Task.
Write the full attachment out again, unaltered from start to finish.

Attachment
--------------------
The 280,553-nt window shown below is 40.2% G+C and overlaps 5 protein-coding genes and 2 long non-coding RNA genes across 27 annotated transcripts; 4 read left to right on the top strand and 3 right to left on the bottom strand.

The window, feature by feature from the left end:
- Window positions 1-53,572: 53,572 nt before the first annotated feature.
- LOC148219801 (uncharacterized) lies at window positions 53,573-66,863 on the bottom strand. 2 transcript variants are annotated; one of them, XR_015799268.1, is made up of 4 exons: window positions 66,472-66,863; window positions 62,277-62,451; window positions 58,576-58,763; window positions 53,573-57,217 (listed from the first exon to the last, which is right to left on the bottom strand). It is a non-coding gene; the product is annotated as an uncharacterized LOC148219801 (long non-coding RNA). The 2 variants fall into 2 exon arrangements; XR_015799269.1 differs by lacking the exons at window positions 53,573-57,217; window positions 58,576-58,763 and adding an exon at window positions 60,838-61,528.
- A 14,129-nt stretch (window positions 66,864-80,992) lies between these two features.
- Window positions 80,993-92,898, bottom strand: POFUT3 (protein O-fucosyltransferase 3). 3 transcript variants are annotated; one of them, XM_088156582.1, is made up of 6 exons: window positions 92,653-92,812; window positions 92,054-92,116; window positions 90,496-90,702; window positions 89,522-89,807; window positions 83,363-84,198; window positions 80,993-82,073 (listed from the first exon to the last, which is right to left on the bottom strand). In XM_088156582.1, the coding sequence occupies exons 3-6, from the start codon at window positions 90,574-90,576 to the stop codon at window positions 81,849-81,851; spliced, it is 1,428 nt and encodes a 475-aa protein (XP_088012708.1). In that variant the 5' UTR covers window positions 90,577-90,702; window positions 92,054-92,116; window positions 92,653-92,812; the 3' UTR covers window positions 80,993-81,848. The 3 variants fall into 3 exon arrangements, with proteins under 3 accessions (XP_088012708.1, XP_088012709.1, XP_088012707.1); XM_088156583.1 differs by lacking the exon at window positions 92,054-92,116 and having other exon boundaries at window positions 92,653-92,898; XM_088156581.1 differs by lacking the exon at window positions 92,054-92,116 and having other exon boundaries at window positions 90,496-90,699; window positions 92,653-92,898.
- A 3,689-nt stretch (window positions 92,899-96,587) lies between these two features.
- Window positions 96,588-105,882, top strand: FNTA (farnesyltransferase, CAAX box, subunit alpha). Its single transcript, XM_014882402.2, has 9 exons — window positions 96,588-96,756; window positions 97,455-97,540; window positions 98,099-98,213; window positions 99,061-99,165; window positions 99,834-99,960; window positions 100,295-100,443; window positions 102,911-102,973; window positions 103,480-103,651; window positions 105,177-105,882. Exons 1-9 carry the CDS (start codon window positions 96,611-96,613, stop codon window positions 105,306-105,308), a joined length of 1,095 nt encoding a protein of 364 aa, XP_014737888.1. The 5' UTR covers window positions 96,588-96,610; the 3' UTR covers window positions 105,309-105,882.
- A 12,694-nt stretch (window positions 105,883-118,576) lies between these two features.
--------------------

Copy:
The 280,553-nt window shown below is 40.2% G+C and overlaps 5 protein-coding genes and 2 long non-coding RNA genes across 27 annotated transcripts; 4 read left to right on the top strand and 3 right to left on the bottom strand.

The window, feature by feature from the left end:
- Window positions 1-53,572: 53,572 nt before the first annotated feature.
- LOC148219801 (uncharacterized) lies at window positions 53,573-66,863 on the bottom strand. 2 transcript variants are annotated; one of them, XR_015799268.1, is made up of 4 exons: window positions 66,472-66,863; window positions 62,277-62,451; window positions 58,576-58,763; window positions 53,573-57,217 (listed from the first exon to the last, which is right to left on the bottom strand). It is a non-coding gene; the product is annotated as an uncharacterized LOC148219801 (long non-coding RNA). The 2 variants fall into 2 exon arrangements; XR_015799269.1 differs by lacking the exons at window positions 53,573-57,217; window positions 58,576-58,763 and adding an exon at window positions 60,838-61,528.
- A 14,129-nt stretch (window positions 66,864-80,992) lies between these two features.
- Window positions 80,993-92,898, bottom strand: POFUT3 (protein O-fucosyltransferase 3). 3 transcript variants are annotated; one of them, XM_088156582.1, is made up of 6 exons: window positions 92,653-92,812; window positions 92,054-92,116; window positions 90,496-90,702; window positions 89,522-89,807; window positions 83,363-84,198; window positions 80,993-82,073 (listed from the first exon to the last, which is right to left on the bottom strand). In XM_088156582.1, the coding sequence occupies exons 3-6, from the start codon at window positions 90,574-90,576 to the stop codon at window positions 81,849-81,851; spliced, it is 1,428 nt and encodes a 475-aa protein (XP_088012708.1). In that variant the 5' UTR covers window positions 90,577-90,702; window positions 92,054-92,116; window positions 92,653-92,812; the 3' UTR covers window positions 80,993-81,848. The 3 variants fall into 3 exon arrangements, with proteins under 3 accessions (XP_088012708.1, XP_088012709.1, XP_088012707.1); XM_088156583.1 differs by lacking the exon at window positions 92,054-92,116 and having other exon boundaries at window positions 92,653-92,898; XM_088156581.1 differs by lacking the exon at window positions 92,054-92,116 and having other exon boundaries at window positions 90,496-90,699; window positions 92,653-92,898.
- A 3,689-nt stretch (window positions 92,899-96,587) lies between these two features.
- Window positions 96,588-105,882, top strand: FNTA (farnesyltransferase, CAAX box, subunit alpha). Its single transcript, XM_014882402.2, has 9 exons — window positions 96,588-96,756; window positions 97,455-97,540; window positions 98,099-98,213; window positions 99,061-99,165; window positions 99,834-99,960; window positions 100,295-100,443; window positions 102,911-102,973; window positions 103,480-103,651; window positions 105,177-105,882. Exons 1-9 carry the CDS (start codon window positions 96,611-96,613, stop codon window positions 105,306-105,308), a joined length of 1,095 nt encoding a protein of 364 aa, XP_014737888.1. The 5' UTR covers window positions 96,588-96,610; the 3' UTR covers window positions 105,309-105,882.
- A 12,694-nt stretch (window positions 105,883-118,576) lies between these two features.